With the little people in my life now sprinkled across the country, I am woefully underinformed about 21st century Halloween customs. Calendar-wise, however, Halloween 2020 is upon us. With our masking ways continuing, I happened upon a list of activities for this year’s celebration: pumpkin painting, Beggar’s Night, corn hole, Trunk or Treat, bounce house at the fire house – and that is just for the Graham area!
My mind then skipped off to the relatively low-key Halloweens of my childhood: River Road was hardly a hotspot of tricking or treating. We paraded in costume through each Concord classroom, afterwards enjoying cookies and Kool-Aid served by our room mothers. In later years it was all about the Saturday night Halloween carnival in the gym: cake walks and game booths and scary stories in the chair closet – while my dad sat on the bleachers discussing corn picking with the other farmers.
According to the UDC, in the early Boomer days right after the war, Halloween parties for Sunday School classes were quite popular. Masked children from Urbana’s Methodist Church moved through a receiving line of ghosts and participated in the Grand March, before heading down a spooky lane featuring bats and screams. Out at North Lewisburg Methodist a similar group of “ghosts, hoboes, and freaks galore” followed an enchanted tunnel into a haunted cave. Also back then, Girl Scout Troop 15 played pin-the-stem-on-the-pumpkin in the all-purpose room of Urbana’s brand-new East Elementary School.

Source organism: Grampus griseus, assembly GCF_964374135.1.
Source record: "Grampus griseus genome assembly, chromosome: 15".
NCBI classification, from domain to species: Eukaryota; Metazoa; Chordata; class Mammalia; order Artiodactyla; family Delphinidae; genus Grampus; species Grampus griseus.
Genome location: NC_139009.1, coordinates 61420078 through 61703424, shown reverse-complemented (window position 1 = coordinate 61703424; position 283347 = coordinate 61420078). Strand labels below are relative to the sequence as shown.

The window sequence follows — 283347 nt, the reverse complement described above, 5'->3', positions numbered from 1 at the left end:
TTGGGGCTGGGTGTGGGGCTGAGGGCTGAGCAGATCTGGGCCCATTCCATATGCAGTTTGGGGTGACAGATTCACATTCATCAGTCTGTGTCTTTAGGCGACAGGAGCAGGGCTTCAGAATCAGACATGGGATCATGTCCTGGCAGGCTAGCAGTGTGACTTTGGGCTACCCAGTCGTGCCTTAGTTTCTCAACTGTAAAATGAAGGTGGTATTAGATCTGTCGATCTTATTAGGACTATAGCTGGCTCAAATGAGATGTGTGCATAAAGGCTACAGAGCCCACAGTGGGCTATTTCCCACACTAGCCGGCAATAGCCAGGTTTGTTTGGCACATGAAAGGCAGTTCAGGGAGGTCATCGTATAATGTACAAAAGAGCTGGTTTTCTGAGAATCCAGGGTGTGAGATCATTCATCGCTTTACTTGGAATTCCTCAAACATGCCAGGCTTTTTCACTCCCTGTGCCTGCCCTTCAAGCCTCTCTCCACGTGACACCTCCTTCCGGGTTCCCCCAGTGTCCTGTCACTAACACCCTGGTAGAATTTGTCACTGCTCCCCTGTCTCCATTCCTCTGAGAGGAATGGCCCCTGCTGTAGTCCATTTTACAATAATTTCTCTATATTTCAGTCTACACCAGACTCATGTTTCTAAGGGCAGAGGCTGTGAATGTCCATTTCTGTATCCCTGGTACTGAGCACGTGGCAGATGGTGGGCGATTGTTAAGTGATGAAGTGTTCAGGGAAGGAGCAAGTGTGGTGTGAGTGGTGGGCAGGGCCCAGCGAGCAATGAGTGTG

In 1953 area churches brought to Urbana trick or treating to benefit UNICEF. Kids asked for treats of coins, which they later counted during parties at their individual churches. For many years, the United Nations International Children’s Emergency Fund has used the money collected in those recognizable little containers to protect the world’s children from dangers such as rickets, tuberculosis, and malaria.
Merchants offer wares for any holiday. Many full moons ago, the City Bakery sold Hallowe’en cakes disguised as witches and pumpkins. A dozen ice cream molds shaped as cats and corn with husks cost $2.25 at Isaly’s, and Hopewell suggested their chocolate ice cream with ribbons of orange-flavored marshmallows for kids’ parties. Todd’s Book & Gift Shop on the Square sold everything Halloween: place cards, napkins, plates, cups. And decades ago, the Banta Bookstore carried a selection of seasonal horns and noisemakers.
Sweet treats, homemade or purchased, have always been the point of Halloween, so I checked a few prices. During my father’s youth, Gallaher sold black-and-orange jumbo gum drops for 9₵ a pound, the same price as peanut butter kisses. A quarter of a century later, it was 3₵ per chocolate candy bar at G.C. Murphy.
The Gloria has always supported Halloween spirit – and spirits. Local magician Mysterious Murphy in the 1940s appeared at midnight to coax spooky figures out of bottles, while ghosts rushed through the aisles before seating themselves next to unsuspecting patrons there in the pitch-black darkness. For 65₵ filmgoers in the 1950s attended the Gloria Ghost Convention for a shock-and-scream-inducing double feature: The Beast With a 1,000,000 Eyes and Weird Woman, the audience prewarned that no refunds were given on “complaints of ghosts in the seats”!